This work was partially supported by DARPA/ITO under the Information Technology Expeditions, Ubiquitous Computing, Quorum, and PCES programs, by NSF Grant CCR-9988440 and by Intel.
Proceedings of the 2001 International Workshop on Multimedia Middleware
Middleware, Adaptive computing sytems, Multimedia systems
Middleware, from the earliest RPC systems to recent Object-Oriented Remote Message Sending (RMS) systems such as Java RMI and CORBA, claims transparency as one of its main attributes. Coulouris et al. define transparency as “the concealment from the … application programmer of the separation of components in a distributed system.” They go on to identify eight different kinds of transparency.
We considered titling this paper “Transparency Considered Harmful”, but that title is misleading because it implies that all kinds of transparency are bad. This is not our view. Rather, we believe that the choice of which transparencies should be offered by a middleware platform is critically dependent on the use to be made of that platform. Specifically, we argue that network transparency and concurrency transparency are inappropriate for middleware that is designed to support multimedia applications. This is because a network that is “transparent” is a network that is hidden, and thus one whose Quality of Service aspects are also hidden.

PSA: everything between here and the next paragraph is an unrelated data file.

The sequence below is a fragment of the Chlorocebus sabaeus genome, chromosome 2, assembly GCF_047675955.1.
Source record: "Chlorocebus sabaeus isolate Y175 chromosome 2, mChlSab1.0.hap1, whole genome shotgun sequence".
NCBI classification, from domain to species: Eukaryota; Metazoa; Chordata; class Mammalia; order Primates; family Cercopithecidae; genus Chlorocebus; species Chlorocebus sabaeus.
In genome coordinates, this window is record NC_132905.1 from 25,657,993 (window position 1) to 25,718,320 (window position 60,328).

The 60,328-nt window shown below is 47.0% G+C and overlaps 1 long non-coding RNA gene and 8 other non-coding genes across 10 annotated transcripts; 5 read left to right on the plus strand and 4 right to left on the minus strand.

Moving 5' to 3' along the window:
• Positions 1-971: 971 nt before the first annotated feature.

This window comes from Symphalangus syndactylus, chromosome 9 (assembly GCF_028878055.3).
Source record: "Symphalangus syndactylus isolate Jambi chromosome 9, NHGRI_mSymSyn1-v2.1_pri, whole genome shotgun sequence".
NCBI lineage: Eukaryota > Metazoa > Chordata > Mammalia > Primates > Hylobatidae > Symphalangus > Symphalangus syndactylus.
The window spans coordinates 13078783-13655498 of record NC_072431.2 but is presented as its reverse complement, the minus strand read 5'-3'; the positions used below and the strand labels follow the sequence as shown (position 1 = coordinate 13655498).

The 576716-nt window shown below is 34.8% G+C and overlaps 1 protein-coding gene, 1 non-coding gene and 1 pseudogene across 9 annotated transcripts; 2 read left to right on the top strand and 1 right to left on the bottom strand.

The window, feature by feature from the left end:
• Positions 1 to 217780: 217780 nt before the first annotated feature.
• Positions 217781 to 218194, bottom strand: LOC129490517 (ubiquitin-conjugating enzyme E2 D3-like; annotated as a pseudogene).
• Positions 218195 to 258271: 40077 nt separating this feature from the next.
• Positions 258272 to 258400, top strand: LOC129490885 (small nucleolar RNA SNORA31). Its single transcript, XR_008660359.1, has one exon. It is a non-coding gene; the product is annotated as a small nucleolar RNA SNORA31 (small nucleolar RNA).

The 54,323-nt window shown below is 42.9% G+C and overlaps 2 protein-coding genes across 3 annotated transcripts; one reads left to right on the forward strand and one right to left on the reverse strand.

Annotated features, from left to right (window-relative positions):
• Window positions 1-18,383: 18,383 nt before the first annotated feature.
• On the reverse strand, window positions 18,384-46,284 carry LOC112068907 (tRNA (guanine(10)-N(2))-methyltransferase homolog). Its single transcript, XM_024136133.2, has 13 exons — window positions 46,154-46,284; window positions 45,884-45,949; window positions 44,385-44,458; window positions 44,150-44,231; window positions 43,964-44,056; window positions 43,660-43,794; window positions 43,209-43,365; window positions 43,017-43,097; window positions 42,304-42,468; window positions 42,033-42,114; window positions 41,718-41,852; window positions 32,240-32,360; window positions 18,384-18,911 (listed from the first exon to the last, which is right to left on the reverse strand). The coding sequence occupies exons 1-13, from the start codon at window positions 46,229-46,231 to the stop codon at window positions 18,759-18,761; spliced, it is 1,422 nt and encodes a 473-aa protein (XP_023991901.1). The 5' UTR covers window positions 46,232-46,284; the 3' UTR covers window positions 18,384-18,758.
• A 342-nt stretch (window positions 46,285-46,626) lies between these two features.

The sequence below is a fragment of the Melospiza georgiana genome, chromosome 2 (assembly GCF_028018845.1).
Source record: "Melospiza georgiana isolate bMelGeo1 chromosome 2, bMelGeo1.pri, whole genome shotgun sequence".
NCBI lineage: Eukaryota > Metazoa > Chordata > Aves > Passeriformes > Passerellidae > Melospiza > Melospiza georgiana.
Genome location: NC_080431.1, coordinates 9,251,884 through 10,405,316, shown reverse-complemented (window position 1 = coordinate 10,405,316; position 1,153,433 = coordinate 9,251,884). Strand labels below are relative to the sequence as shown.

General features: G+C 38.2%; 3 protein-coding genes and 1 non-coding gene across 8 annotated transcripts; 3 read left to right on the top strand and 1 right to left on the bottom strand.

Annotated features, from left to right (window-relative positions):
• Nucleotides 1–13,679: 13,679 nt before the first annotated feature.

"Reifying Communication at the Application Level," Andrew Black, Jie Huang and Jonathan Walpole, In Proceedings of the International Workshop on Multimedia Middleware, Ottawa, Canada, October 2001. Also availabile as OGI Technical Report CSE-01-006, June 2001.